- Theme. Try to reduce your story's theme to one sentence. If you can't, it may not be focused enough yet.
- Favorites. Don't play favorites with your favorite phrases. Try to objectively step away and see if they're really necessary for the story. If not, get rid of them.
- Characters. Are each of them necessary and relevant to the plot? Can they be combined or even deleted? Are they fleshed out enough, especially the main character?
- Motivation. Why do your characters act the way they do? Is it arbitrary, or necessary? Character development should naturally flow from a combination of their actions and the plot.
- Dialogue. Is it full of common words that aren't necessary? Are the words being said actually important and moving the story forward? Can you identify each character by what he is saying?
- Tags. Replace most of your tags with "said" and "asked." Actions really do speak louder than words. "I can't believe you ruined my lego creations," Shawn sobbed loudly. "Why do you have to be so mean?" he added remorsefully. OR... "I can't believe you ruined my lego creations." Tears fell from Shawn's cheeks. "Why do you have to be so mean?"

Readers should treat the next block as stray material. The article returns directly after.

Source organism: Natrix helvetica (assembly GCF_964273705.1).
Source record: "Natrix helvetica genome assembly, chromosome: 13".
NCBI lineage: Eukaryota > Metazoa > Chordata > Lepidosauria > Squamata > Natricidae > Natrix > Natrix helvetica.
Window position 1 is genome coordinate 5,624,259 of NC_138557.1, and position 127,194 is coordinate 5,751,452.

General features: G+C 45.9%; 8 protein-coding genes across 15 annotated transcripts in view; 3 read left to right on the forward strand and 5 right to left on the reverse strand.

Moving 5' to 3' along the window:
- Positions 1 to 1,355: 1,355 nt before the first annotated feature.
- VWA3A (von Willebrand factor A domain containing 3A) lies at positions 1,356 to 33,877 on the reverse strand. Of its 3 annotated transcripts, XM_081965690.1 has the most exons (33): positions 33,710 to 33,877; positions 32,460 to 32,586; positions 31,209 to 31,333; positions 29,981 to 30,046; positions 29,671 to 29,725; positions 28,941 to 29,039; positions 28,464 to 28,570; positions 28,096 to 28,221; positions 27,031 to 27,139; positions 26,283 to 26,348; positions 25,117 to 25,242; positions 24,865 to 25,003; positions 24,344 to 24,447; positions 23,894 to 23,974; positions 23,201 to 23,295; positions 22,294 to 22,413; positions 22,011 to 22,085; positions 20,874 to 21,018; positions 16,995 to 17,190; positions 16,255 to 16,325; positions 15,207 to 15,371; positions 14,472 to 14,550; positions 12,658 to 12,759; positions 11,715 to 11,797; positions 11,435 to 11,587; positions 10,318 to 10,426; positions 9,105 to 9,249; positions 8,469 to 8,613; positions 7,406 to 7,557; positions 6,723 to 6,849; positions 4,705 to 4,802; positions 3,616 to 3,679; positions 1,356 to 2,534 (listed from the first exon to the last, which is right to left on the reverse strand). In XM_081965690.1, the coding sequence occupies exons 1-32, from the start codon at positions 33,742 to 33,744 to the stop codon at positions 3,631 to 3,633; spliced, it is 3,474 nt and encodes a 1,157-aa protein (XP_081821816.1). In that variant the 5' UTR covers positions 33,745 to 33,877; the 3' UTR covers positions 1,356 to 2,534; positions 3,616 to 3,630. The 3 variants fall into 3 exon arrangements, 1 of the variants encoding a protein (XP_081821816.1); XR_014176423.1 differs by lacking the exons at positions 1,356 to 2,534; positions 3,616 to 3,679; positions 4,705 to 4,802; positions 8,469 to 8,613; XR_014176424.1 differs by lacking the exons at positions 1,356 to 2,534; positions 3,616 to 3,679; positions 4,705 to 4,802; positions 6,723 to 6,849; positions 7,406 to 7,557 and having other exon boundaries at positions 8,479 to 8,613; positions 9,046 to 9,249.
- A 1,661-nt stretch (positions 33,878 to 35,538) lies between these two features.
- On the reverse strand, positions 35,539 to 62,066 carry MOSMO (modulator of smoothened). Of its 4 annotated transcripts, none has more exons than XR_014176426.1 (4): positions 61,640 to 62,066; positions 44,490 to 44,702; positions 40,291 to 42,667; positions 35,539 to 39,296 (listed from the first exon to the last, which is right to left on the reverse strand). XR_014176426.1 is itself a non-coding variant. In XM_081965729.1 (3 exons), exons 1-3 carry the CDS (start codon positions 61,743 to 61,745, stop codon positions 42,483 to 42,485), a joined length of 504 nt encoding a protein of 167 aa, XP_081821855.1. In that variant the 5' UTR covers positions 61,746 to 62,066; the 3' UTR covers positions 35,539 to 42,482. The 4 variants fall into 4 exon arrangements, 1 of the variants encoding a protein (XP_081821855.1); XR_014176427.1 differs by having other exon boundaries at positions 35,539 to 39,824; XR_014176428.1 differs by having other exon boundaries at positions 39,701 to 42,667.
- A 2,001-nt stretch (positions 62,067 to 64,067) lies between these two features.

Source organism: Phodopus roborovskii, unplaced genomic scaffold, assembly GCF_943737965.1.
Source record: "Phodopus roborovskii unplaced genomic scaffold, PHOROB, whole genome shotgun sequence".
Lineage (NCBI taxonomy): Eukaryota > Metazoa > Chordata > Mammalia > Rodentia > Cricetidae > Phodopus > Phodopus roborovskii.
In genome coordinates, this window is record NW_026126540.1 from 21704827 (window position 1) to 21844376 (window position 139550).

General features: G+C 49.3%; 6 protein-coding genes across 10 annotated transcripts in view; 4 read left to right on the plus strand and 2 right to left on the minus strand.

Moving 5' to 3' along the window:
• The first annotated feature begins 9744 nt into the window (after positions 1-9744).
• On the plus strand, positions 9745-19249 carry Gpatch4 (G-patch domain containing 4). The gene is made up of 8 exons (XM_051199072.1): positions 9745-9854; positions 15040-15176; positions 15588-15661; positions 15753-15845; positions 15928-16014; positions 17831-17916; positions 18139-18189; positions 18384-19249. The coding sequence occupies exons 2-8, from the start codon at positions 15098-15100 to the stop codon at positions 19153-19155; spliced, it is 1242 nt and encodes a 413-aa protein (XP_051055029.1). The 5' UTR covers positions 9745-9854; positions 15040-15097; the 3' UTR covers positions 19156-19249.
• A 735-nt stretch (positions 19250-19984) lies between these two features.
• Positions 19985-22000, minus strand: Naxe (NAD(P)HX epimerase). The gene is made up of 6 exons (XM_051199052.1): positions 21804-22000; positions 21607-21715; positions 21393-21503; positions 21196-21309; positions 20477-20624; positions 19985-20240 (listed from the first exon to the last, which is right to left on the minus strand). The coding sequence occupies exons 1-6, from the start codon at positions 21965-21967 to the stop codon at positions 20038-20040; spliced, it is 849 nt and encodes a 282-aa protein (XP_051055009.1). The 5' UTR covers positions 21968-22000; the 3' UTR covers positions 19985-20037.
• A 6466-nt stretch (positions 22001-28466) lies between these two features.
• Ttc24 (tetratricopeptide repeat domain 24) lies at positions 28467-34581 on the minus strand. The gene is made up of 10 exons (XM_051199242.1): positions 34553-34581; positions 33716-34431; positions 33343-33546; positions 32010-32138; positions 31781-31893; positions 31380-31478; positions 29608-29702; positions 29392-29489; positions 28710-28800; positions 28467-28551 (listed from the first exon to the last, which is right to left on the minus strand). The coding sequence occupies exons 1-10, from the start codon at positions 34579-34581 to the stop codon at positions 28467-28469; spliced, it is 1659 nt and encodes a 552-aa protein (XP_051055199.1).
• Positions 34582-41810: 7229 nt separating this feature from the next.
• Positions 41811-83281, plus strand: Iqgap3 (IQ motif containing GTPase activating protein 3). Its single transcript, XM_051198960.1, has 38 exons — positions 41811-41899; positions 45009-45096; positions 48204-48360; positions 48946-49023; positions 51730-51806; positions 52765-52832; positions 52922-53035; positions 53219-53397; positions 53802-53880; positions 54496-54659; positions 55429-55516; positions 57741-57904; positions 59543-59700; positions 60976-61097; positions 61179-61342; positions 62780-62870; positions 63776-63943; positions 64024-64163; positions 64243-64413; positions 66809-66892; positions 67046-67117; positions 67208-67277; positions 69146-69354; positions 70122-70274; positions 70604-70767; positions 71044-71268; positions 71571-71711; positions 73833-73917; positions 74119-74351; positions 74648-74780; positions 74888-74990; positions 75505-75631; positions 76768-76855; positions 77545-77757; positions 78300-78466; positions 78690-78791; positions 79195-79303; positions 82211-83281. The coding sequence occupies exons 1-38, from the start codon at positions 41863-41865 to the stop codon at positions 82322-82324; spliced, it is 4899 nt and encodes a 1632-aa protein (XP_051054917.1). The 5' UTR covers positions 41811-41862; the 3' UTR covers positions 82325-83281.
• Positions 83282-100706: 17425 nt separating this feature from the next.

- Verbs. Use strong verbs to keep the action active, not passive. Even in the example above, the tears are being active. I could make the character Shawn more active by simply saying that he cried (not sobbed AND added). It also deleted two adverbs.
- Show, don't tell. I'm sure whole workshops have been dedicated to this. Simply put, it means show the reader through strong writing of using strong verbs so the reader can actually see the action. Sometimes telling is necessary, but it should be short and have a purpose.
- Senses. The five senses intensify the experiences of the characters for the reader.
And if this isn't broad enough for your own revision, definitely take a step back and play the what if game!
What is your favorite way to revise?
Keep on keepin' on...